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Tales of intrigue 21/06/2008
Chillers and thrillers are a fashion statement in the Hindi mainstream today. Arindam Nandy, who honed his skills in advertising and made a documentary on the poet-couple Radharani Debi and Narendra Deb called Bhalobashar Kobi Dampati, steps into the world of feature films with Via Darjeeling, a Hindi suspense thriller.

The film is co-produced by Joy Ganguly, a Bengali producer and presented by NFDC under the Moxie Entertainments banner. The other 'Bengali' identity the film boasts of is its unusual storyline that revolves around the concept of the adda %u2013 or informal chat sessions within homes, in public spaces, between and among friends, that usually begin as a friendly chat but could diversify into oth...


Fear is the key 21/06/2008
The ghost, in films and in real life, is an enigma for all of us. The very intrigue it raises in our mindset, making us vacillate between belief and disbelief, between the reality of science and the unsubstantiated illusion of fairy tales are made of, makes the ghost a very attractive proposition for the mainstream filmmaker. However, it needs a lot of talent, imagination and technical skill to create a very good 'ghost' film.

It calls for a rare skill that may elude even the best of filmmakers who try their hands at it and fail miserably. The Hollywood blockblaster Ghost with Demi Moore still remains a favourite with cine-goers; it has the right mix of a 'ghost', love story and intrigue woven around a well- conceived script.

In Hindi films the story goes back to Kamal Amrohi's Mahal (1949). It is categorised in the horror genre but is really an enchanting love story where the 'ghost' in the film, played with just the right dose of mystique by the beautiful Madhubala, was not a ghost at all but pretended to be one when she suddenly found the man in a painting she had fallen in love with appear in flesh and blood. This concept is married to the rebirth theory. Brilliant Black & White cinematograph...


The spice trail 21/06/2008
What do films like Mirch Masala, Garam Masala, Cheeni Kum, Hope and a Little Sugar, Chocolate, etc. have in common? The films are as different as chalk from cheese but they generously borrow an ingredient of food for their titles even though this spice or condiment has nothing to do with the theme or story except in rare cases. Perhaps they are pointers to the average Indian's passion for food and everything that goes into its making.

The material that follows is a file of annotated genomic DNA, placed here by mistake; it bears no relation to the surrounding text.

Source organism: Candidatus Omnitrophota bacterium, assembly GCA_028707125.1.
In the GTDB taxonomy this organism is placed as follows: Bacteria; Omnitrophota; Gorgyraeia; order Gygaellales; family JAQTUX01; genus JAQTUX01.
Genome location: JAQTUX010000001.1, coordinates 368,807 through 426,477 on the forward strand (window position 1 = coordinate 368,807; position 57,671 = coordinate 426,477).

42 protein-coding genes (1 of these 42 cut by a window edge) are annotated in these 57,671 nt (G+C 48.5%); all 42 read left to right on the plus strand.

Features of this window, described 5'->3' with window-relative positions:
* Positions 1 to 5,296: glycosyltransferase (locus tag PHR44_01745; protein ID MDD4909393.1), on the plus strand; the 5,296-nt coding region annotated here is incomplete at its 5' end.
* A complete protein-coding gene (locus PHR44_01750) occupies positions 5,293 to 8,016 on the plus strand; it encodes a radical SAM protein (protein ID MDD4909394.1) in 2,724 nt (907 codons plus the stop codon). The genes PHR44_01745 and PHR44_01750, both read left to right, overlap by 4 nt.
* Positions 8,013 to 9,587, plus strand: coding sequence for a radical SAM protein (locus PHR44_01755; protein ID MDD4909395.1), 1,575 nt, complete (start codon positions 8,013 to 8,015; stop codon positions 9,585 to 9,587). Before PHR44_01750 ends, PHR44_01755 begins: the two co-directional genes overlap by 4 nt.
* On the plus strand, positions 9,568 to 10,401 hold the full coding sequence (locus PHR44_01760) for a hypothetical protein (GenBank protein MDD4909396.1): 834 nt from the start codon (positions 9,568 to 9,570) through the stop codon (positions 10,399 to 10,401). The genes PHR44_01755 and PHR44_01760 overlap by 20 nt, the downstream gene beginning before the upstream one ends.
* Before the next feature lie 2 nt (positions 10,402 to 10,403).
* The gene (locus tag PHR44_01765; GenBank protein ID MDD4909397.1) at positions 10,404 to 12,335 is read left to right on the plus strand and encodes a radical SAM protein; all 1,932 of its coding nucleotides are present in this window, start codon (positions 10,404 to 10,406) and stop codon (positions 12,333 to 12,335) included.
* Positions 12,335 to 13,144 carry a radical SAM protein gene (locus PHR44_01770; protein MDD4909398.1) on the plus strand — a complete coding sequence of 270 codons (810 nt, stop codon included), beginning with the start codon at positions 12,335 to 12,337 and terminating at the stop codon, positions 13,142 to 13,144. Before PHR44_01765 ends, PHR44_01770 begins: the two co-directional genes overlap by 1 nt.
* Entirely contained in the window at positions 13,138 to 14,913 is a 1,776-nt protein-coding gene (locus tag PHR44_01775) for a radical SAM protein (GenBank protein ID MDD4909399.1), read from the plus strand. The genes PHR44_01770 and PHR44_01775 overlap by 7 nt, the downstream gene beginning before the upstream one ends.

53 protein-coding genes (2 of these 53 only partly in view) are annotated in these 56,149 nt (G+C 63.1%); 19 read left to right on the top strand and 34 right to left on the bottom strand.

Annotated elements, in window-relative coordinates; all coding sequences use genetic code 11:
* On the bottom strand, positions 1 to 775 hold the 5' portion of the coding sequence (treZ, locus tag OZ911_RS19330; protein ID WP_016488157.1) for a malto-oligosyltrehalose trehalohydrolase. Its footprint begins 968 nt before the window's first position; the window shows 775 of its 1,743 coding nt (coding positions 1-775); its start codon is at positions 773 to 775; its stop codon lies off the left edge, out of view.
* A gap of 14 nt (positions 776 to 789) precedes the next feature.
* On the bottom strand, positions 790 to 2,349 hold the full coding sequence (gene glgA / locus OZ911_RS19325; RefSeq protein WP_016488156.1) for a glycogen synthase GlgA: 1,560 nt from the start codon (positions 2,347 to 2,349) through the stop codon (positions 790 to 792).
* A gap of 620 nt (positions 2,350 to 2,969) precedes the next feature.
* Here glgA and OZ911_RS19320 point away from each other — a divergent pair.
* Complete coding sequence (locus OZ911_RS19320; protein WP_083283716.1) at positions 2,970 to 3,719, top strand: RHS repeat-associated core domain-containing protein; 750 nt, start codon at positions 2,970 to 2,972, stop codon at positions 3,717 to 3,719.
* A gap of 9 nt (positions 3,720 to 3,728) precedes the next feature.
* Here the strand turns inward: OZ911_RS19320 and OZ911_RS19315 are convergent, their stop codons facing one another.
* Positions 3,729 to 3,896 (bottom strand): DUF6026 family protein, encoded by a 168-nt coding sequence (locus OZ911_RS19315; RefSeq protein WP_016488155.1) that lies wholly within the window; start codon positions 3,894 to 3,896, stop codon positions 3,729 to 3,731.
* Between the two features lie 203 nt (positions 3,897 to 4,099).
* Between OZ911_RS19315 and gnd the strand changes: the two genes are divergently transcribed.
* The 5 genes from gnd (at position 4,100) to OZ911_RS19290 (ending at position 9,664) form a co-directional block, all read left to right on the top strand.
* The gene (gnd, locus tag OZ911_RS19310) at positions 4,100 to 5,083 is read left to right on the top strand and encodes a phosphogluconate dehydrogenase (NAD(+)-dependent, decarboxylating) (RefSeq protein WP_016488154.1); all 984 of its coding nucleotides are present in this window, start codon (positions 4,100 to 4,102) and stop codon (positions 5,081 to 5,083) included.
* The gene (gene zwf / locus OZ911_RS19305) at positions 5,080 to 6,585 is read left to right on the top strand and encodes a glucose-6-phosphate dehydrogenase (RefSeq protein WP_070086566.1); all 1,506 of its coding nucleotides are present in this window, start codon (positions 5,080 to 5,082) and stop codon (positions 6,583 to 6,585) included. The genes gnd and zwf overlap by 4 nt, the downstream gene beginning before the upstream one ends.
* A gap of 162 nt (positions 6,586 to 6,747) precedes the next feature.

Mira Nair's Mississippi Masala had nothing much to do with food. Yet she could not resist the temptation to use masala in the title. Is it because she is an Indian and masala is a part of our lifestyle? It reminds us of a Canada-based homesick NRI Srinivas Krishnan made Masala (1993) starring Saeed Jaffrey and Zohra Segal which had no links, direct or indirect, to any spices, Indian or interna...


Chasing Tutee, the Olive Ridley 05/06/2008

Ramnagar Beach near the North Andaman town of Diglipur is one of the favourite sites of Olive Ridley turtles to lay their eggs. I roughed it out for eight hours on the high sea from Port Blair to Diglipur to assist Tutee in her labour pains. On reaching the sand cliff, as I got down from the jeep, I couldn't see anything as it was a moonless night. After sometime as the eyes got used to the darkness, I could see the white foam of the deafening waves lashing on the sands barely 10 feet from my toes. It was almost midnight and the high tide was fast approaching. I didn't dare to go further. Fear stalks visitors in the Islands after the devastating Tsunami.

My friends in Port Blair were amused that I had chosen a pitch black night to assist mother Tutee. But as luck would have it, it was a new-moon night and the wildlife camp officers on the beach patrol were of the opinion that mother turtles prefer to lay their eggs on new moon and full moon nights. However, I was not lucky enough to witness one of the world's most ancient but most endangered creatures leaving their genetic codes on the sands of time. Nevertheless, I witnessed something even more dramatic - the turtle hatchlings breaking out of their egg shells and instinctively herding themselves seaward.

The forest department is apprehensive that the Tsunami washed out the nesting sites of the Olive Ridley turtles who only come to lay eggs. The other turtles %u2013 Green...


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